It’s the best kept secret at Georgia Southern University — but it’s also a long-standing tradition that benefits local children and the community overall.
Professor “Mouse” Blankenbaker and his students began hosting the Haunted Forest of Statesboro in 1980 as a class project. When he retired in 2003, the tradition stopped, until community volunteers brought it back. The event was held at the GSU campus from 1980 to 2003, brought back in 2009, and then moved to The Clubhouse in 2013. This year, it’s being moved to the Kiwanis Ogeechee Fairgrounds.
Upon its resurrection in 2009, proceeds from the Haunted Forest were shared between the Boys & Girls Club of Bulloch County and the Center for Addiction Recovery. The Boys & Girls Club became the sole beneficiary in 2013 with the relocation to The Clubhouse. So far, the event has generated more than $250,000 to support local services.
Each year, volunteers and community members look forward to this spine-tingling tradition that ushers in the fall season and is appropriate for the old and young and heart. Volunteers, behind the scenes and up front, coupled with the support of a worthy cause, make the Haunted Forest a long-standing tradition.
Willingway Hospital stages the event each year, completely staffed by volunteers, including actors, makeup artists and set designers. They all come together to create a spooky experience unlike anything else. It’s a trick — or a treat — depending on your taste. However you choose to look at it, it’s a spooky good time.
The other host of the HF is Pi Sigma Epsilon, a co-ed marketing and sales fraternity at Georgia Southern. The group has been very active behind the scenes each year, promoting the event, particularly for this year. In April 2021, the student organization presented a marketing plan to event organizers, because they had found that since the event moved off campus, student engagement and participation has declined.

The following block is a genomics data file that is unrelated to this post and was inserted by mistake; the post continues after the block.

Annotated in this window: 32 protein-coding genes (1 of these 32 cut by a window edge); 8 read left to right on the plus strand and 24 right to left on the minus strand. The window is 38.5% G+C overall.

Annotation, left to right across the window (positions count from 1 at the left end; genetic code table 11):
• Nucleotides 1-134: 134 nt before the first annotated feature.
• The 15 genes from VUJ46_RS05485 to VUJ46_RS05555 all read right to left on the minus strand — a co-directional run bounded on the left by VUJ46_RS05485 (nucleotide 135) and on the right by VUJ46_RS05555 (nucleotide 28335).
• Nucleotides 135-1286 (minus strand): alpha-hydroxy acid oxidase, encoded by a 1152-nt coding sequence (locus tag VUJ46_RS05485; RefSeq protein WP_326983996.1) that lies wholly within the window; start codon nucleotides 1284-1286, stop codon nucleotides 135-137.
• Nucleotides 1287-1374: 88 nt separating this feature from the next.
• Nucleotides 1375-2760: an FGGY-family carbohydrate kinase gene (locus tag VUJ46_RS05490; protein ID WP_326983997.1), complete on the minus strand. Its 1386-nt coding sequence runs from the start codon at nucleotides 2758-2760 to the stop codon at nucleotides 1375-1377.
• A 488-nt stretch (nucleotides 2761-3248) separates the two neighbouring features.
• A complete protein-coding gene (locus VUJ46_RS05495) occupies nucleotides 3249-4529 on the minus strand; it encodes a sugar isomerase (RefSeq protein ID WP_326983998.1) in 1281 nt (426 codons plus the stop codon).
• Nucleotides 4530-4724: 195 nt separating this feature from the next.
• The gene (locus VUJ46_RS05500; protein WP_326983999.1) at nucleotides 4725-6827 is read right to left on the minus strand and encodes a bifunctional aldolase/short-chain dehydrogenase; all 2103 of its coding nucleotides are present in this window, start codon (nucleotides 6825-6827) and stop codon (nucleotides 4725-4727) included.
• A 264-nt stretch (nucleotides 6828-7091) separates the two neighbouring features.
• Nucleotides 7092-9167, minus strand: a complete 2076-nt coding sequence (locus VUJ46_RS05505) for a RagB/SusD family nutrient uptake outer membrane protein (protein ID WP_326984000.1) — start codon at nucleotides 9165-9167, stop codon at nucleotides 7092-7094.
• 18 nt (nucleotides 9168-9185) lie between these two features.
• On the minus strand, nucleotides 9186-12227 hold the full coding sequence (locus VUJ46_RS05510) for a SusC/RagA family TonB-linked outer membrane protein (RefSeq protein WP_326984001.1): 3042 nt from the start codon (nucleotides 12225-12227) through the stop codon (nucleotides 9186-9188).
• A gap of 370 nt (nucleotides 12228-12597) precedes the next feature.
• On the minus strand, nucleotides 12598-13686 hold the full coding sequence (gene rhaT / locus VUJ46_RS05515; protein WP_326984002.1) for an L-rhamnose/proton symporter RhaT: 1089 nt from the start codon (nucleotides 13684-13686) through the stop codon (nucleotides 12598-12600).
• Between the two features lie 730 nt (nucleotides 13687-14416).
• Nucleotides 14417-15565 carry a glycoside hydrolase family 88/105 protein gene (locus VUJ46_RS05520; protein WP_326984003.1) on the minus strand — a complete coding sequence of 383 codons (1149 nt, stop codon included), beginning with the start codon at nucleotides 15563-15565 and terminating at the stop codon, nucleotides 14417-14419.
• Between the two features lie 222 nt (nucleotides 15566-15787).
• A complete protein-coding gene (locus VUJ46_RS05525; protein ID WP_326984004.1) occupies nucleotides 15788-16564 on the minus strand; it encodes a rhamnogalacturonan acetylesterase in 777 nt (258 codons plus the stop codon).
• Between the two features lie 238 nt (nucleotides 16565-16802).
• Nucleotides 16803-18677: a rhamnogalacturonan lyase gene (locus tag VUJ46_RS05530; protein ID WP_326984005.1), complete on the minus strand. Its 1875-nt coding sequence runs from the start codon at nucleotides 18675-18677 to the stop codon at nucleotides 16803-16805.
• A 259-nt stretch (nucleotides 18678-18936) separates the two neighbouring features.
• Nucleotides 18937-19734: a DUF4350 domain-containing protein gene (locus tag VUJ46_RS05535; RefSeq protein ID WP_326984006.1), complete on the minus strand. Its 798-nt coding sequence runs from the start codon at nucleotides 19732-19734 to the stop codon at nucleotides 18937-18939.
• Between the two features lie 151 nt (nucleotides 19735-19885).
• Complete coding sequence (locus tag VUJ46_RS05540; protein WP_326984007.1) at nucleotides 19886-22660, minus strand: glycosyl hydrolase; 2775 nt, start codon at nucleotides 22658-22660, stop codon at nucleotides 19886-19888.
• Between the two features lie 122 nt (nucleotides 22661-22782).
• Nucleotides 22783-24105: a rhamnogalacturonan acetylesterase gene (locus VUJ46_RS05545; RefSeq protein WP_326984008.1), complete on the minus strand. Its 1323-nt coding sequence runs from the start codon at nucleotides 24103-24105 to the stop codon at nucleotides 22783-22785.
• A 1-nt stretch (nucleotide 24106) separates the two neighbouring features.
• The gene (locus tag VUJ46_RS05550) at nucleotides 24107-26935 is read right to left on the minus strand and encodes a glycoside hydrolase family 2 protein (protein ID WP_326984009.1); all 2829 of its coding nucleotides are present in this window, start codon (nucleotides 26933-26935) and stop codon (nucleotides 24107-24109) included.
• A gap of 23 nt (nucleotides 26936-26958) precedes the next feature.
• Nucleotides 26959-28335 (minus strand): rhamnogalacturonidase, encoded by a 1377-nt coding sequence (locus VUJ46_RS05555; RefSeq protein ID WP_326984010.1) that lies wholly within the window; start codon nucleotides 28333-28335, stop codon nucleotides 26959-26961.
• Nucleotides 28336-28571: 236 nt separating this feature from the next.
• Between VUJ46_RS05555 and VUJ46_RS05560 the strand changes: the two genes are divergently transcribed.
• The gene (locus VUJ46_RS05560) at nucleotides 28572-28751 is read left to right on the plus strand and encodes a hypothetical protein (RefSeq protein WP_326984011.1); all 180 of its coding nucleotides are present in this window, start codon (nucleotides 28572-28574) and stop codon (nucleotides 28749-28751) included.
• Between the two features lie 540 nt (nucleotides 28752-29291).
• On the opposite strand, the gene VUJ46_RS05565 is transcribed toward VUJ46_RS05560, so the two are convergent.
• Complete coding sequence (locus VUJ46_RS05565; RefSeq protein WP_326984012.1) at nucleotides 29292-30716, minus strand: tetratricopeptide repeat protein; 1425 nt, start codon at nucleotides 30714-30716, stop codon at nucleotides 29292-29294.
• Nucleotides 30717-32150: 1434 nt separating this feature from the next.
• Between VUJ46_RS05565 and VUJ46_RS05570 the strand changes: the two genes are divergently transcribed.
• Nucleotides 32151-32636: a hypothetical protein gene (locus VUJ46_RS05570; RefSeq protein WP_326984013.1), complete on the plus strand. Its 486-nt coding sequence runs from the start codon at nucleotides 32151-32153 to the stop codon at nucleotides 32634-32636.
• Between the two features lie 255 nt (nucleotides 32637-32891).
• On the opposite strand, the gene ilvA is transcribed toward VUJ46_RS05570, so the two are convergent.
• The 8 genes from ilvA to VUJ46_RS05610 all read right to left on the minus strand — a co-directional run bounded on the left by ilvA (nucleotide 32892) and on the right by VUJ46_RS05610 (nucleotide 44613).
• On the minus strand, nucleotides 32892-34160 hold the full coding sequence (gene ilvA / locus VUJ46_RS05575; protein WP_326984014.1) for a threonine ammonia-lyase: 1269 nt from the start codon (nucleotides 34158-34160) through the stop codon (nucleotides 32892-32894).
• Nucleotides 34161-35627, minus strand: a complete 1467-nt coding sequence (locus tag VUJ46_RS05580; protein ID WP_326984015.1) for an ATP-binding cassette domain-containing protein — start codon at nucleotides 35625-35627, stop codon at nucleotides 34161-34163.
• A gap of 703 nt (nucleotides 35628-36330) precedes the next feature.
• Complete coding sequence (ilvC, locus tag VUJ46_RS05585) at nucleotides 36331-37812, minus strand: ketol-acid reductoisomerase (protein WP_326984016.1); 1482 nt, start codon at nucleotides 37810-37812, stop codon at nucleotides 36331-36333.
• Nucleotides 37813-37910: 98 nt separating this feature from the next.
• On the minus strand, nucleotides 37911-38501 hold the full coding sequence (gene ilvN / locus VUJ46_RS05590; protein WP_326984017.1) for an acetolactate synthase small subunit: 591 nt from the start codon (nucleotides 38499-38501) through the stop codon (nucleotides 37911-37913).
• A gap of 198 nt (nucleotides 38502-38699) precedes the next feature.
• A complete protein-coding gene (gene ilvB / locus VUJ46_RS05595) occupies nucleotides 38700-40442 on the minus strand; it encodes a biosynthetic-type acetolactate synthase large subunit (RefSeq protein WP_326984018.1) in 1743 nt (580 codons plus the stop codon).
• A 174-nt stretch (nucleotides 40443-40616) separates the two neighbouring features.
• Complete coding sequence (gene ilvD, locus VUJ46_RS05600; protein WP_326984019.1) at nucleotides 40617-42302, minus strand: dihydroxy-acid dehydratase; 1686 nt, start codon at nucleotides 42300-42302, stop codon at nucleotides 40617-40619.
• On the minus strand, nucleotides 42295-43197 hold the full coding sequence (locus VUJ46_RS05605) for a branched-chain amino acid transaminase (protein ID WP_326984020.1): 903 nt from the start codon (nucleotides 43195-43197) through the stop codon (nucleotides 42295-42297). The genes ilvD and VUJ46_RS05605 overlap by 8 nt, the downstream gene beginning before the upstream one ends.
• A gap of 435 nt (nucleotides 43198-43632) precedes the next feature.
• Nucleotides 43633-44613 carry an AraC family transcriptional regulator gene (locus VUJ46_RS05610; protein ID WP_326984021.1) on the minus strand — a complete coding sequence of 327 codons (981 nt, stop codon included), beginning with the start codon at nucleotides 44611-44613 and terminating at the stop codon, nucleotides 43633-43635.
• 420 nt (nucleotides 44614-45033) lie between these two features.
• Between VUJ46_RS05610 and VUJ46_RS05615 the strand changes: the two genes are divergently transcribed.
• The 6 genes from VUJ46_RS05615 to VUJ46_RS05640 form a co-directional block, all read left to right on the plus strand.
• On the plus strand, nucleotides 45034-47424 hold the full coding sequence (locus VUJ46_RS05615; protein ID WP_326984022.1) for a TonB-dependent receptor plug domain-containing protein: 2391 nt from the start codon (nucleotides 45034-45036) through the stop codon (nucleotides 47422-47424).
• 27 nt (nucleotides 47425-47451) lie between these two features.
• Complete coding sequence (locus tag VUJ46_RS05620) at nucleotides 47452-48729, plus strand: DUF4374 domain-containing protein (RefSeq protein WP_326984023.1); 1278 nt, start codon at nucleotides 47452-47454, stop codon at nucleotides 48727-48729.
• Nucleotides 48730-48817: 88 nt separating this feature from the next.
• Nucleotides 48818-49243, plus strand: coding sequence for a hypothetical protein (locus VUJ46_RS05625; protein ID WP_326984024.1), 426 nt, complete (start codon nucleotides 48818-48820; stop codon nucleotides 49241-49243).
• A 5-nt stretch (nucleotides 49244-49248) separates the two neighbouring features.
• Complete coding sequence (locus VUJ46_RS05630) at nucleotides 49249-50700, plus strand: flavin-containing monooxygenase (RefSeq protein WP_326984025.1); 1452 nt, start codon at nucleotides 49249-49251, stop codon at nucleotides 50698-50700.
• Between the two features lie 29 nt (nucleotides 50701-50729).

Pi Sigma Epsilon conducted on campus research that spring and found that nearly 60% of the student body had never heard of the Haunted Forest, despite the event taking place less than a mile from campus. The research also discovered that nearly 83% of the student body had never attended the Haunted Forest. Pi Sigma saw great growth potential, and the students have donated their time to make sure their peers are more engaged.
With Pi Sigma Epsilon as a partner and host, promotion is being brought back to campus with the support of GSU administration. Other initiatives include building a new Haunted Forest eCommerce website, www.hauntedforeststatesboro.com, aided with social media promotion and student volunteer recruitment.
The theme for each year’s event pulls from pop culture, and this year, with a new location, the Haunted Forest will be going back to basics with the fear of the unknown and what might be hiding in the dark. What goes bump in the night is certainly a fear for some, and the tagline for the Haunted Forest — “Come if you dare!” — certainly applies.
The Haunted Forest includes a lot of props, lighting, sound equipment and costumes each year. Over the history of the event, a large amount of those supplies have been collected, used and recycled. But with the wear and tear that they gain each year, some of those items have to be replaced, and the Boys & Girls Club invests more than $5,000 annually for the purchase of new supplies and equipment that are necessary for hosting the event.